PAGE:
Chris Paukert/Roadshow
The Sportback’s two-motor powertrain routes 355 horsepower and 414 pound-feet of torque to all four wheels by default, rising to a temporary 402 hp and 490 lb-ft in Boost Mode. The latter setting is enough to whoosh this 5,750-pound softroader to 60 mph in a drama-free 5.5 seconds. That’s reasonably quick, but again, not headline- or Instagram-worthy stuff by today’s EV standards. What makes the Sportback impressive is the utterly placid manner in which this performance is conjured. Yes, it’s quiet. Yes, it’s linear. And yes, it feels endlessly repeatable without apparent degradation in performance during hard driving. While it feels uncharacteristically new-age-ish (and somewhat nebulous) of me to say, the tactile quality of the E-Tron’s cabin materials and the precision of their assembly contributes to that aura of slipstream serenity. There’s no doubt about it, the fit and finish of the E-Tron Sportback’s interior is worlds more luxurious and of noticeably higher quality than something like the Jaguar I-Pace, let alone anything Tesla has ever made. The last new Tesla Models X and Y that I drove dazzled with their accelerative urgency, but their high-performance spells were momentary broken by surprising amounts of wind noise and the occasional mysterious creak or graunch from beyond the firewall and rear hatch area. By comparison, even with frameless windows, the Sportback is one of the quietest vehicles I have ever driven.The E-Tron’s other performance attributes are tuned harmoniously, too. The standard adaptive air suspension is remarkably compliant over greater Detroit’s indifferently maintained roads, even riding atop this example’s upsized 21-inch tires. With the Drive Select controller set to its firmest detent, the E-Tron’s ride is more than livable and cornering attitude is flat, doubtlessly aided by the weighty battery pack slung low in the chassis. I prefer keeping the steering set to Sport for a heftier feel when charging down a winding road, but no matter the setting, the steering is precise but numb. Like other modern Audi models, the E-Tron Sportback feels tech rich and very well assembled.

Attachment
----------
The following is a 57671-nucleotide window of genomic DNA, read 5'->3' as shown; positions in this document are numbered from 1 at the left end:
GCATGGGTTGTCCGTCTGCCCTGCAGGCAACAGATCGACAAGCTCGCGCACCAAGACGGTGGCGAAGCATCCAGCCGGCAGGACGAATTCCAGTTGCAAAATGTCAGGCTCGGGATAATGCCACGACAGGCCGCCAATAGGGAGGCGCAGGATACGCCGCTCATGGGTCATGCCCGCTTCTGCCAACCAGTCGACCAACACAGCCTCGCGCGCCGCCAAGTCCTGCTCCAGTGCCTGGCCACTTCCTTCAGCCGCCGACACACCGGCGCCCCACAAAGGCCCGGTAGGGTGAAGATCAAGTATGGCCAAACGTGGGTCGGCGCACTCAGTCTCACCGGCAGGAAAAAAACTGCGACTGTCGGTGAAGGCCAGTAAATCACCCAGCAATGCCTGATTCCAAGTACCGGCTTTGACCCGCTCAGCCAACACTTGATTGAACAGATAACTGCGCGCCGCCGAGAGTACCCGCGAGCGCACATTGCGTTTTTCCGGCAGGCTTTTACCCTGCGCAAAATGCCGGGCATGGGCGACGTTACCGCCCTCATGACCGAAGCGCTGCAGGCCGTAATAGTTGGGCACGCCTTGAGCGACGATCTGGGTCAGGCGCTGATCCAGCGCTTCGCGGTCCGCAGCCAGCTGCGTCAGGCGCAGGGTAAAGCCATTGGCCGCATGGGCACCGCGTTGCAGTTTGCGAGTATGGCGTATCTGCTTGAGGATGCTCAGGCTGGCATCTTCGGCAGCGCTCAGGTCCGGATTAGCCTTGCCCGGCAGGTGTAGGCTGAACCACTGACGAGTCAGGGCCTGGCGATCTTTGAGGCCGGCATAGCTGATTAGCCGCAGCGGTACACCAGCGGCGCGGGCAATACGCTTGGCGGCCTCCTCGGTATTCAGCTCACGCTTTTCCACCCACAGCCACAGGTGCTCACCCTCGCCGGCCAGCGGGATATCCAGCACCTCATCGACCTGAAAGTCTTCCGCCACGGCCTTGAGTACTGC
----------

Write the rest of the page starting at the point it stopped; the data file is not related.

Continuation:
Chris Paukert/Roadshow
A word on omissions and creepsA note about the braking: Audi worked particularly diligently to blend the EV powertrain’s regenerative braking with traditional friction binders and the results do nothing to erode the Sportback’s air of overall effortlessness. Unlike some EVs, they’re easy to modulate thanks to consistent feel. However, there’s one key thing the brakes don’t do nearly as well as many other EVs: one-pedal driving. While Audi worked in a user-selectable setting with stronger regenerative braking than early E-Trons, it’s not close to being enough to enable one-pedal driving. According to company officials, Audi engineers deliberately chose to limit lift-off regen in the name of maximum efficiency. Admirable as that may be, lots of EV drivers tell Roadshow they quickly fall in love with single-pedal driving and not offering a driver-selectable setting to accommodate this popular customer preference feels like more than a minor exclusion — it feels both shortsighted and needlessly overbearing. Similarly, it’s also odd that Audi’s coders haven’t made a forward-creep setting available. Manual-transmission cars aside, nearly every modern vehicle rolls forward slowly from a stop when the brake pedal is released, as when pulling away from a stop sign or inching forward in a left-hand turn lane. Not the E-Tron. You have to nudge the accelerator. You get used to this, of course, but if the goal is to make transitioning from a traditional ICE model as easy as possible, this is an omission.The E-Tron comes with standard 360-degree, top-down camera coverage for easy parking.
Chris Paukert/Roadshow
Interior and infotainment techThe cabin certainly feels a bit more intimate and racier, but that’s mostly when looking in the rearview mirror or if you’re seated in the second row. TL;DR: Plenty of leg, knee and toe room, but headroom is a bit tight for those over 5 feet, 9 inches and the windows don’t roll down very far.As far as cargo volume goes, it’s largely unaffected by the coupification process. The Sportback offers 27.2 cubic feet of space behind the rear seats, or 54.5 with them folded (decreases of 1.3 and 2.0 versus the standard E-Tron, respectively).Beyond that, the Sportback’s insides are pure modern Audi, which is to say impeccably assembled, tastefully decorated and rocking an impressive tech hand. Thanks to a trio of large displays, one for the Virtual Cockpit gauge cluster and two for the touchscreen MMI infotainment system, when the power is off, the E-Tron Sportback’s cabin look is almost eerily minimalist, particularly when rendered in darker colors like this one. That doesn’t mean it’s boring inside, though. By comparison, the Model Y’s pared-back dashboard and single display may nail the minimalist yoga-studio-on-wheels aesthetic, but thanks to its significantly cheaper materials and occasionally frustrating controls, Fremont’s finest doesn’t deliver the same sense of serenity and solidity as the Sportback. You take the Tesla. Namaste in this Audi, friend.Second-row space is quite good, though those taller than 5 feet, 9 inches may want to slouch a little.